“I like to think of my illustrations as a posed photo that was shot while the model was distracted, wondering if they had turned off the lights when they left the house earlier.”
WORDS BY THE AUTHOR / As time passes by, I have realized that I have the same ability to centre on one task I had when I was a teenager. Which is none. My illustration work reflects this uneasy feeling of being absent. When your body is almost in an “auto” mode and, after 20 minutes of daydreaming, you find yourself sitting in the weirdest position. And the physical discomfort or even pain that comes with this disconnection. Connecting brain numbness with this tingling feeling that you get when you sit over your legs.
These [illustration] pieces are very defined by these kinds of unnatural positions and shapes. The lack of consciousness and interactions between the inner self and the body. The bodies are uncanny and deformed, bending their physical possibilities, but bearing no (or very little) facial expression. This self-exploration, movements, and poses come from the observation of people in transitional spaces. I live in the suburbs of Madrid so I have spent enormous amounts of time in places like this. Waiting for a bus for 30 minutes or taking the train for an hour. I believe this is one of the best places to observe people being absent. Being bored in a limbo, in a place in-between places while your butt has fallen asleep.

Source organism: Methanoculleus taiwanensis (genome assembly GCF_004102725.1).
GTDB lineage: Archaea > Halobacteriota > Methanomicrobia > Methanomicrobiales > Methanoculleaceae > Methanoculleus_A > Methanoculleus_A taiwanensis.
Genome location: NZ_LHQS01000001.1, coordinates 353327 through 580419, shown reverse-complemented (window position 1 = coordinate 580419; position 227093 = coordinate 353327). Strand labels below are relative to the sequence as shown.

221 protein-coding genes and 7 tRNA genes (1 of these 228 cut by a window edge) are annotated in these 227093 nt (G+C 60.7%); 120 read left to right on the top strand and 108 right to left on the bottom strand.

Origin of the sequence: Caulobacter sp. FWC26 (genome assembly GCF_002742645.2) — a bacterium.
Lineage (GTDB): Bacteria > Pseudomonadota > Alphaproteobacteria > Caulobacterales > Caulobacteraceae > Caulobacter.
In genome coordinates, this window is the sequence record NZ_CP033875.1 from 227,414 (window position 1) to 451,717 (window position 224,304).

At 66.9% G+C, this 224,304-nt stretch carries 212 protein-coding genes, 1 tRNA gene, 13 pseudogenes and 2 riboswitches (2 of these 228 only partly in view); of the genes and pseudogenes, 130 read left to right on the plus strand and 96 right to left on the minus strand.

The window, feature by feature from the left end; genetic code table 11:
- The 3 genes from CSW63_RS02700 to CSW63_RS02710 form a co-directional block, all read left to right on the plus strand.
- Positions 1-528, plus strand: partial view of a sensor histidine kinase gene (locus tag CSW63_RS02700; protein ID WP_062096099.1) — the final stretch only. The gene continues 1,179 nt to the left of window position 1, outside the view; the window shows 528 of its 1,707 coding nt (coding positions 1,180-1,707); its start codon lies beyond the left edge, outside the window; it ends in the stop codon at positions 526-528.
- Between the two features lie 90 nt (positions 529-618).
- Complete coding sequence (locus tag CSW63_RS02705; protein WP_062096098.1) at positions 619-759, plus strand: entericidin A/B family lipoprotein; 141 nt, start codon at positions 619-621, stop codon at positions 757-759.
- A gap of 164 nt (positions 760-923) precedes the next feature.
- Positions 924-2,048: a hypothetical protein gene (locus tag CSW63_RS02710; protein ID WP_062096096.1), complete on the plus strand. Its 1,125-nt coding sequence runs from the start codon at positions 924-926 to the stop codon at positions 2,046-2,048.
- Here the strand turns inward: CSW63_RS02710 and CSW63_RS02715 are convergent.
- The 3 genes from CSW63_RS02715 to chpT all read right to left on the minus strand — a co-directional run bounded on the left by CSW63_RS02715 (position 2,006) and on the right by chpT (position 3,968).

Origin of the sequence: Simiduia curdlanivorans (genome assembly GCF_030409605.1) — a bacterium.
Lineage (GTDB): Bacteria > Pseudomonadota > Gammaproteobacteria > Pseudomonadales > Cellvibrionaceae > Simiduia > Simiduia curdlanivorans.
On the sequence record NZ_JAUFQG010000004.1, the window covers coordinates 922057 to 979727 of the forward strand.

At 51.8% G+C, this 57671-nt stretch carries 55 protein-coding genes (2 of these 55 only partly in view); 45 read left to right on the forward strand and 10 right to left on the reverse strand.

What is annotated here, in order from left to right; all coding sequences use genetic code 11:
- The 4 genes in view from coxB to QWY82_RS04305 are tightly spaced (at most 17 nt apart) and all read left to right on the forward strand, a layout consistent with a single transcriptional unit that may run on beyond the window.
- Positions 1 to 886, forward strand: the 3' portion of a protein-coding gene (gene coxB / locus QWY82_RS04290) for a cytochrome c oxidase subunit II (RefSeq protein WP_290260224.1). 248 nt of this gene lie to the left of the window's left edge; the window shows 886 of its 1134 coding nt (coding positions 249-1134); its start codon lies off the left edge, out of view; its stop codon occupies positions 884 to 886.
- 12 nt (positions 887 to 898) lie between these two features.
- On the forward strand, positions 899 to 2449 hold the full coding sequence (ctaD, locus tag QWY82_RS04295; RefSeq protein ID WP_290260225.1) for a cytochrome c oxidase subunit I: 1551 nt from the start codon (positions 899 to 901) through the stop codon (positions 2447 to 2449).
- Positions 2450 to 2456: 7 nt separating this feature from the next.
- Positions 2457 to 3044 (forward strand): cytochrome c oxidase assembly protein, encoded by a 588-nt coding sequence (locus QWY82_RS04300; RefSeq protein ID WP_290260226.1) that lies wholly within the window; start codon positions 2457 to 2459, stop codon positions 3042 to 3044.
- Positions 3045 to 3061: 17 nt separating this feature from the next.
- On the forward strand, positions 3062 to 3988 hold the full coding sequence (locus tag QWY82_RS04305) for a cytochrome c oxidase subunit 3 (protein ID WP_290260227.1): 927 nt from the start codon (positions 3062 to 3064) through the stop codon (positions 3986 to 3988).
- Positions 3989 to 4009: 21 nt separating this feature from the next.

Martha’s thoughts on repurposing and reusing in general / This is something that applies to my lifestyle. For me (and for most of our younger generations) this is a source of anxiety and stress but also creativity in how to turn tables on learned behaviors that aren’t suitable for a longer stay on this planet (see: fast fashion, fast food, fast-anything) and its consequent re-adaptation process. But nowadays, my creative work isn’t defined by this idea. Years ago, I have made some exhibitions where most of the physical pieces were found objects and materials. Right now, my ways to create are purely digital.
BIO / Marta Moya is a digital designer, illustrator, brand developer, and an explorer of mixed media. Working since 2012 between different teams and collectives, her projects have been switching from purely UI design to live mural painting, animations, and screenprinting. Some of Moya’s favorite things are the uncanny characters of Madrid’s metro and bad menu translations in tourist cafeterias.